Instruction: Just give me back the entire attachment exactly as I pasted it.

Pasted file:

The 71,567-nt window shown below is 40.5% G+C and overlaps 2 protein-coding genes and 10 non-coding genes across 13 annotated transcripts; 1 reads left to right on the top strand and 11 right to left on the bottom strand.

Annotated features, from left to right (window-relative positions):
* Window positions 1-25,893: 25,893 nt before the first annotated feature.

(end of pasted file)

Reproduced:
The 71,567-nt window shown below is 40.5% G+C and overlaps 2 protein-coding genes and 10 non-coding genes across 13 annotated transcripts; 1 reads left to right on the top strand and 11 right to left on the bottom strand.

Annotated features, from left to right (window-relative positions):
* Window positions 1-25,893: 25,893 nt before the first annotated feature.